1. Confusion– An attorney can explain the process.  The rules are complicated.   The terminology is confusing. There are many words which are particular to divorce (i.e.: pendente lite, ore genus, PSA and QDRO) which an attorney will clarify. Each complaint requires additional paperwork to be filed and filing fees. All divorce decrees require certain language. All child custody and child support awards also require certain statutory language. If you don’t properly process your divorce, it may be delayed, your rights may not be protected or you may have an expensive battle post-judgment.
  2. Reassurance– Your attorney can assuage your worries and provide you advice, information and peace of mind. Your attorney will evaluate your case and guide you step-by-step. The lawyer will also provide you with emotional support during this difficult and trying time.
  3. Communication– Your attorney can help you to communicate with your spouse (or not communicate with your spouse). Your attorney will help you decide whether the situation is one you should address or simply let it go.  Your attorney will also communicate with the other attorney, any experts, any guardian ad litem and the judge on your behalf.
  4. Intimidation– The process can be intimidating. Judges, your spouse’s attorney and even mediators can be intimidating. It may seem like you are being judged. An experienced lawyer knows the process, will fight for you and do most of the talking.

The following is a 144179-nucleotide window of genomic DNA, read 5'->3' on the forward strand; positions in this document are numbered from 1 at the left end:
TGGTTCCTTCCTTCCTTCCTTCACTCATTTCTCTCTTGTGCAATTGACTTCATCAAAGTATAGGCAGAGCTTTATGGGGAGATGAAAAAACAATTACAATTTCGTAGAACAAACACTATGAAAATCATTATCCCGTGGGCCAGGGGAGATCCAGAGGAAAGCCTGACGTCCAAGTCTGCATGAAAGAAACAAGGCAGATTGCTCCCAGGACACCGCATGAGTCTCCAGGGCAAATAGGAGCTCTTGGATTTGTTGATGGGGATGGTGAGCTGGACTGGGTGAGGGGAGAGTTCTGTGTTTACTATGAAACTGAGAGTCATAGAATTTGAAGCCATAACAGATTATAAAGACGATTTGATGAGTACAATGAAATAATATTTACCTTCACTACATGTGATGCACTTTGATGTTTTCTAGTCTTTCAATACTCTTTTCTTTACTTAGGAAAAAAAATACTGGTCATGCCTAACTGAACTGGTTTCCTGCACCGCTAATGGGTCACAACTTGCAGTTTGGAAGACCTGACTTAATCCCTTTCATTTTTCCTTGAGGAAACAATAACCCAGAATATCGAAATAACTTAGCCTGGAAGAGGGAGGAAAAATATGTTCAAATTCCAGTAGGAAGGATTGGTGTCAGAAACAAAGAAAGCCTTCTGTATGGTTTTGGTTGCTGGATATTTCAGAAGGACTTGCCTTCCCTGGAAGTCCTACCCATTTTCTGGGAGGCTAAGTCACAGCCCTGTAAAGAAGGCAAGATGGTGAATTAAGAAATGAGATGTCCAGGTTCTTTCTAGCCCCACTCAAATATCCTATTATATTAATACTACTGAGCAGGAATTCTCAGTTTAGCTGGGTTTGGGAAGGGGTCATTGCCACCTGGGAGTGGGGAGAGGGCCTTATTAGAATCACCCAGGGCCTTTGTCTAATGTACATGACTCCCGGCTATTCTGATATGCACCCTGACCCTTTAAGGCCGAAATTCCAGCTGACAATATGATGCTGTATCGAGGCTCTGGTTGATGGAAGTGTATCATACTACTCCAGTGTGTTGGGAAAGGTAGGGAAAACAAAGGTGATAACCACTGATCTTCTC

5. Scheduling– A lawyer can help you expedite the process. The lawyer will remind you of deadlines, schedule court dates or mediation, coordinate paperwork and coordinate with the court.
  6. Investigation– Your attorney will investigate your questions and concerns.  If you think that your spouse may be committing adultery, hiding assets, minimizing financial information; then, your lawyer can help you navigate the discovery process including interrogatories, requests to produce, subpoenas and depositions.  Your attorney will help you to evaluate whether you need to hire forensic accountants, private investigators, psychologists or other professionals.
  7. Specialization– Lawyers who specialize in family law have experience with many different families and situations. They will be able to help you think of options and alternatives that a judge may not order.
  8. Localization– Even though judges and courts may seem similar, they are often very different. Different courts may have different procedures for everything from filing to scheduling to mediation. Lawyers who know the local court and judges will be better able to manage your case.
  9. Evaluation– An attorney can help you protect your rights and evaluate your particular situation. An attorney can help you assess whether property is marital, whether inheritance is separate or has been commingled, whether property is a gift, whether money is a loan and numerous other questions.
  10. Future– Effective separation, marital settlement and custody agreements not only address current situations, but they consider and provide for future changes. What happens if one party doesn’t comply with the agreement? What happens if the financial circumstances change? Is spousal support modifiable or non-modifiable? What happens if you need to move? How do you revise your agreement if both parties agree to change the terms?